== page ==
A fire that swept through the main building of an elementary school was caused by arson, according to officials who are also investigating anti-Semitic slogans discovered after the blaze was extinguished.
The fire began Nov. 22 just outside the Gardner Academy's main building, fire officials said.
However, no details were released about what led investigators to conclude that the blaze was arson.
School officials said they had no evidence or other reasons to suggest that students were involved in the incident.
City officials are offering a $5,000 reward for information leading to an arrest and conviction in the case.
The school had just completed a $4.5-million renovation, but the project did not include a sprinkler system.
Unlike most buildings, public schools are not required to have sprinkler systems because of the expense, said Rick Carruth, an arson investigator for the San Jose Fire Department.
Although schools install smoke alarms and take other precautions, Carruth said, "They're exempt because of the cost of installing sprinkler systems. Their attitude is that most schools aren't occupied when they burn, so they're willing to risk the possible property loss."
The investigator said he couldn't recall any instances in which students died because they were trapped by a fire.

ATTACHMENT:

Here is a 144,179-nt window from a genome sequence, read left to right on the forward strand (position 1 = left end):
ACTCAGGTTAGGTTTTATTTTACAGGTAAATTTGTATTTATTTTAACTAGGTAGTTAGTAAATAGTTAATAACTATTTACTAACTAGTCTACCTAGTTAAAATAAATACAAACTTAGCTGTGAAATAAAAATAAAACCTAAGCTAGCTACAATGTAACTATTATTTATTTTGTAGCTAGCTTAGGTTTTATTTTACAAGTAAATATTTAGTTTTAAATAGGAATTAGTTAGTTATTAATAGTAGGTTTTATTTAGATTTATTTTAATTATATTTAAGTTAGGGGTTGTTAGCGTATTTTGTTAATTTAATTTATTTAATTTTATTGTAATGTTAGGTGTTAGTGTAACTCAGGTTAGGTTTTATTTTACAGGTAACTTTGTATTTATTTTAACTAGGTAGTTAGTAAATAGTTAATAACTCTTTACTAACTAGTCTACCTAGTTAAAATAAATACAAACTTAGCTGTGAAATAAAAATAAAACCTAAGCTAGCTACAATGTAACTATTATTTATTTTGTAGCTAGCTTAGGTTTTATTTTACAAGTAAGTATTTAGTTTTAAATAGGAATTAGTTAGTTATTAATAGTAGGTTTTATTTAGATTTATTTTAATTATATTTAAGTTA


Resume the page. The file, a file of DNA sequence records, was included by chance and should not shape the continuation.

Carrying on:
Meanwhile, a police sergeant said, once the fire was extinguished, swastikas and anti-Semitic phrases were found scrawled on the walls.
"We're investigating it as a possible hate crime," said San Jose Police Sgt. Steve Dixon. "We're looking for the culprit. Whether this person and the one that started the fire are one in the same, we're trying to find that out."
The federal Bureau of Alcohol, Tobacco, Firearms and Explosives, the FBI and San Jose fire and police departments have worked on the investigation.
The fire destroyed much of the 22,000-square-foot main building, which included the administrative office, the library, computer labs and seven classrooms. Other campus buildings sustained smoke and water damage.
The San Jose Unified School District plans to tear down the remnants of the main building and begin construction on a new building by summer. Most of the rebuilding will be covered by insurance, a fire official said.
According to a recording Friday, the school's 460 students and 28 teachers will continue to be bused to two local schools, Horace Mann Academy and Ernesto Galarza Elementary School.
Associated Press contributed to this report.